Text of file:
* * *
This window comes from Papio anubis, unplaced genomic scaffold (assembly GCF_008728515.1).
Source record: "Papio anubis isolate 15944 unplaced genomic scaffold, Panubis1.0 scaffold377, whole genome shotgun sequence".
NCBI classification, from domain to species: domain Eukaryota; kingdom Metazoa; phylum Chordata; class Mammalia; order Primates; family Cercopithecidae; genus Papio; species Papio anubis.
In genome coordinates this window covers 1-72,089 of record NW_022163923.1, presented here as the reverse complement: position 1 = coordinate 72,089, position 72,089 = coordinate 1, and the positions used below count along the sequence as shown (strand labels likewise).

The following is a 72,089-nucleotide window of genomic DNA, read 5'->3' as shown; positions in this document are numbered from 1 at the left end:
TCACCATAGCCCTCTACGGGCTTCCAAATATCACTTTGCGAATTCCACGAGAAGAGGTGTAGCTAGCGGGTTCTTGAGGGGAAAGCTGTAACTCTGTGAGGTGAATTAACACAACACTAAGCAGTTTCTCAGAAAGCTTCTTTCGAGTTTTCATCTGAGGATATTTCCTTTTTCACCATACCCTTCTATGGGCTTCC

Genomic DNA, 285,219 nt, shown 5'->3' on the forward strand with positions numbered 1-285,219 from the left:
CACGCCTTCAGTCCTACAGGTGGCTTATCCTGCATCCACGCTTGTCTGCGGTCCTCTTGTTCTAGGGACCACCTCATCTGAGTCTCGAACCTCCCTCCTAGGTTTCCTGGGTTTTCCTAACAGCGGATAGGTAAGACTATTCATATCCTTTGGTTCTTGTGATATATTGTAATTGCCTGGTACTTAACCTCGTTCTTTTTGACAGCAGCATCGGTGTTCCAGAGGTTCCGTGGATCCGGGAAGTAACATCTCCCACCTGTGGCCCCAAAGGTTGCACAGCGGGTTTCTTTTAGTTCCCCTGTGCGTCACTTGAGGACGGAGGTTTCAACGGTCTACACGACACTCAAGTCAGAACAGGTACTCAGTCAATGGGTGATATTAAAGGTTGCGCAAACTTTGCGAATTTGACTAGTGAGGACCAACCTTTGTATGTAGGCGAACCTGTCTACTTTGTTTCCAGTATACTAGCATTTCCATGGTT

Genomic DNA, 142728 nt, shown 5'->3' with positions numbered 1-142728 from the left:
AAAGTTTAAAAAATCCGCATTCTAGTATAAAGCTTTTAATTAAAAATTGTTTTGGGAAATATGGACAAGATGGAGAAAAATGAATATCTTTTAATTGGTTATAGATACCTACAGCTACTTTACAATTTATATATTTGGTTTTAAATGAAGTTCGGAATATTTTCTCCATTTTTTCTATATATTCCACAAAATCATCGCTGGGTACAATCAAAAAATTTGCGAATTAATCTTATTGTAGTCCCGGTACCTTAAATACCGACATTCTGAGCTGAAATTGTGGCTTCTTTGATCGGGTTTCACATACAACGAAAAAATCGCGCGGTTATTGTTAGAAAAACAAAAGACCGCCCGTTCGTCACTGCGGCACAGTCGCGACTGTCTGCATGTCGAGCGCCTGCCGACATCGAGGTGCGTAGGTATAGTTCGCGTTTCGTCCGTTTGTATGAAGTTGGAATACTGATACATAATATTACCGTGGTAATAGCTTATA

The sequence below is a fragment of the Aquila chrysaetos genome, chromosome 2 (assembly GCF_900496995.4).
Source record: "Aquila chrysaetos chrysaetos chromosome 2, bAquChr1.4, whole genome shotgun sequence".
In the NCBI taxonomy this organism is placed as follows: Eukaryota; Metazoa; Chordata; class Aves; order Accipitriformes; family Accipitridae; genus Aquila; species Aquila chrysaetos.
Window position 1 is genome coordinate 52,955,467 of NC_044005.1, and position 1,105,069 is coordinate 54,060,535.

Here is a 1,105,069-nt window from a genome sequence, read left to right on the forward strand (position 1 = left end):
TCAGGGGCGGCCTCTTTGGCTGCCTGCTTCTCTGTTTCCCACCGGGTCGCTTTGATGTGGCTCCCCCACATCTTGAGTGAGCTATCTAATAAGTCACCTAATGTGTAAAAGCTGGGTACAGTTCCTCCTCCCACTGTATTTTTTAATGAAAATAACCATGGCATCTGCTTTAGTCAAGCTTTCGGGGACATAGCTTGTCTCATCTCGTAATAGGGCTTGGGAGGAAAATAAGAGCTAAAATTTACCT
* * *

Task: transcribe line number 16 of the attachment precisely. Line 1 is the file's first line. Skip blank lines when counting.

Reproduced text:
TCAGGGGCGGCCTCTTTGGCTGCCTGCTTCTCTGTTTCCCACCGGGTCGCTTTGATGTGGCTCCCCCACATCTTGAGTGAGCTATCTAATAAGTCACCTAATGTGTAAAAGCTGGGTACAGTTCCTCCTCCCACTGTATTTTTTAATGAAAATAACCATGGCATCTGCTTTAGTCAAGCTTTCGGGGACATAGCTTGTCTCATCTCGTAATAGGGCTTGGGAGGAAAATAAGAGCTAAAATTTACCT